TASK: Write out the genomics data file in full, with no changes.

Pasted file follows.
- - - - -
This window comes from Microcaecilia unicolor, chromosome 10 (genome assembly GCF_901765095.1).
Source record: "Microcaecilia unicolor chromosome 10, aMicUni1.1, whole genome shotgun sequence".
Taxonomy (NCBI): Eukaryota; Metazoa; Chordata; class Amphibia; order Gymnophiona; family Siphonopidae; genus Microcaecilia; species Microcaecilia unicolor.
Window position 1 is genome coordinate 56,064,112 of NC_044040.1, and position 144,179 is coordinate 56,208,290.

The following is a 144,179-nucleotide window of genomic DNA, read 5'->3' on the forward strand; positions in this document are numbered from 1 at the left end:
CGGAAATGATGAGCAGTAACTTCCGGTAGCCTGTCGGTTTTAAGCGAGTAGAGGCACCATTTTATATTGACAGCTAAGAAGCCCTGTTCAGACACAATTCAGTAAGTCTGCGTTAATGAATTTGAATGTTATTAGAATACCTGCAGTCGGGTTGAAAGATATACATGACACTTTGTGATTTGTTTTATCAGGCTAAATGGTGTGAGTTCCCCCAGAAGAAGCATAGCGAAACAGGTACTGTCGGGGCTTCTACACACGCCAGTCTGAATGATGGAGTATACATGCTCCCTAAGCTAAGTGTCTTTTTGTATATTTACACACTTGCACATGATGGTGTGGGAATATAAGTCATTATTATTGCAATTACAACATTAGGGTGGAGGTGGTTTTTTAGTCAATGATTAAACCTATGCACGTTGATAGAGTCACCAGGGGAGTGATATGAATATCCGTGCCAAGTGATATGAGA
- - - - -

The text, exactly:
This window comes from Microcaecilia unicolor, chromosome 10 (genome assembly GCF_901765095.1).
Source record: "Microcaecilia unicolor chromosome 10, aMicUni1.1, whole genome shotgun sequence".
Taxonomy (NCBI): Eukaryota; Metazoa; Chordata; class Amphibia; order Gymnophiona; family Siphonopidae; genus Microcaecilia; species Microcaecilia unicolor.
Window position 1 is genome coordinate 56,064,112 of NC_044040.1, and position 144,179 is coordinate 56,208,290.

The following is a 144,179-nucleotide window of genomic DNA, read 5'->3' on the forward strand; positions in this document are numbered from 1 at the left end:
CGGAAATGATGAGCAGTAACTTCCGGTAGCCTGTCGGTTTTAAGCGAGTAGAGGCACCATTTTATATTGACAGCTAAGAAGCCCTGTTCAGACACAATTCAGTAAGTCTGCGTTAATGAATTTGAATGTTATTAGAATACCTGCAGTCGGGTTGAAAGATATACATGACACTTTGTGATTTGTTTTATCAGGCTAAATGGTGTGAGTTCCCCCAGAAGAAGCATAGCGAAACAGGTACTGTCGGGGCTTCTACACACGCCAGTCTGAATGATGGAGTATACATGCTCCCTAAGCTAAGTGTCTTTTTGTATATTTACACACTTGCACATGATGGTGTGGGAATATAAGTCATTATTATTGCAATTACAACATTAGGGTGGAGGTGGTTTTTTAGTCAATGATTAAACCTATGCACGTTGATAGAGTCACCAGGGGAGTGATATGAATATCCGTGCCAAGTGATATGAGA